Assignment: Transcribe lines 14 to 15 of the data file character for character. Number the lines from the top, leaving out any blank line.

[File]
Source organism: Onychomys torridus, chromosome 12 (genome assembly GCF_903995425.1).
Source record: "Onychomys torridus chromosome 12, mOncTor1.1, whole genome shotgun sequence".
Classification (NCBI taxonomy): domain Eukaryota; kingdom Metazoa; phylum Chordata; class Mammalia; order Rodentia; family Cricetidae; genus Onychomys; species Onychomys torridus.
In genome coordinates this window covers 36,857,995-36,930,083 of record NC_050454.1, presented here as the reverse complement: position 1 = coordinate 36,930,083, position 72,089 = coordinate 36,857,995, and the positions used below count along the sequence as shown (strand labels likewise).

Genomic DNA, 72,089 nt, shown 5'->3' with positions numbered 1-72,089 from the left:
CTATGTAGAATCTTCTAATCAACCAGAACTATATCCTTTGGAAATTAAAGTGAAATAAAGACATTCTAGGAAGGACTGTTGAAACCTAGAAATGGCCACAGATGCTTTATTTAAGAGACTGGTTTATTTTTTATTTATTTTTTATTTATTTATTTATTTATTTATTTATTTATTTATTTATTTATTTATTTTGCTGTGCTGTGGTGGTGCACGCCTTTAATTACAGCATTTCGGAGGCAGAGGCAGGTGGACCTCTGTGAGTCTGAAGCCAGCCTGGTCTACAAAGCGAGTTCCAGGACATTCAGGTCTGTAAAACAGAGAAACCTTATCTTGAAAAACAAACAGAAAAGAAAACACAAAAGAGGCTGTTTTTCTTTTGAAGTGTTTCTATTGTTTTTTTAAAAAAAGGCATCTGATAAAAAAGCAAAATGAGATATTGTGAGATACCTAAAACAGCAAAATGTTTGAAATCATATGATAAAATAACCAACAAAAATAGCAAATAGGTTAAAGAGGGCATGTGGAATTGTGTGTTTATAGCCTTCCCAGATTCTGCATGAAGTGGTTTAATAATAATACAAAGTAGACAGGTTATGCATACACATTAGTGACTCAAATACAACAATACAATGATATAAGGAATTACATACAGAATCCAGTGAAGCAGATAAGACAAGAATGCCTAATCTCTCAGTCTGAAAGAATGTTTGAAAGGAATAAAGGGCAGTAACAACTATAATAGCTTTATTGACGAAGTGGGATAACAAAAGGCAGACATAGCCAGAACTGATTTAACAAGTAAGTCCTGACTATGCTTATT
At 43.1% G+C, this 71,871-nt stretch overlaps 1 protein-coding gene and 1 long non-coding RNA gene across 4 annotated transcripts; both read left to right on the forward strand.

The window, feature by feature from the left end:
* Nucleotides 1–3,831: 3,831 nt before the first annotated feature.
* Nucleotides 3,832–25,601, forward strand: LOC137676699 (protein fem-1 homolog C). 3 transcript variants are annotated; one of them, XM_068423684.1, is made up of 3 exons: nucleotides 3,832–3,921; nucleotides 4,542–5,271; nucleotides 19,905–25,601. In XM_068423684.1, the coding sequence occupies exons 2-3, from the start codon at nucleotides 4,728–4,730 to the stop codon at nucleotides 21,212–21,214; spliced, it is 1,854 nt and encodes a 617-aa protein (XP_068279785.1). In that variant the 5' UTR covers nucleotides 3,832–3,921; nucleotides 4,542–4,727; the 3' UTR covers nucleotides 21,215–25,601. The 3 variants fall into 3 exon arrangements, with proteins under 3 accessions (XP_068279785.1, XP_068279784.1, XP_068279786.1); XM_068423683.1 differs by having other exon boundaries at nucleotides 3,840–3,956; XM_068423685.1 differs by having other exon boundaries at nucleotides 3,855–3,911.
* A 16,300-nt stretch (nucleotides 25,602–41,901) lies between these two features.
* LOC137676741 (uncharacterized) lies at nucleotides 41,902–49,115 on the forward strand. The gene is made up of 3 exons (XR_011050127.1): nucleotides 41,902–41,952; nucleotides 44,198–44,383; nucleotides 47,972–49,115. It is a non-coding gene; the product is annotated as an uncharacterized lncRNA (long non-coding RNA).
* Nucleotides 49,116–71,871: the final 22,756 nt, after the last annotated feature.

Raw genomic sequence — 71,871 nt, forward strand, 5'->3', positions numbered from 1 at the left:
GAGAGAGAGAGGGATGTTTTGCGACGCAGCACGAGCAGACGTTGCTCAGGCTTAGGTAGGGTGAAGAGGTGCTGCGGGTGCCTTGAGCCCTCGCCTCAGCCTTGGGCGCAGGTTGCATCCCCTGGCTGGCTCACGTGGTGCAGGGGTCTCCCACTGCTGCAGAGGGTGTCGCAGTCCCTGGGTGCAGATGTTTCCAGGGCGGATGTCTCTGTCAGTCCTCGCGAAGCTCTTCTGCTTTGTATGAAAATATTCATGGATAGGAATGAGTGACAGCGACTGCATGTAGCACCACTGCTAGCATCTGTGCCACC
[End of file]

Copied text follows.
Raw genomic sequence — 71,871 nt, forward strand, 5'->3', positions numbered from 1 at the left:
GAGAGAGAGAGGGATGTTTTGCGACGCAGCACGAGCAGACGTTGCTCAGGCTTAGGTAGGGTGAAGAGGTGCTGCGGGTGCCTTGAGCCCTCGCCTCAGCCTTGGGCGCAGGTTGCATCCCCTGGCTGGCTCACGTGGTGCAGGGGTCTCCCACTGCTGCAGAGGGTGTCGCAGTCCCTGGGTGCAGATGTTTCCAGGGCGGATGTCTCTGTCAGTCCTCGCGAAGCTCTTCTGCTTTGTATGAAAATATTCATGGATAGGAATGAGTGACAGCGACTGCATGTAGCACCACTGCTAGCATCTGTGCCACC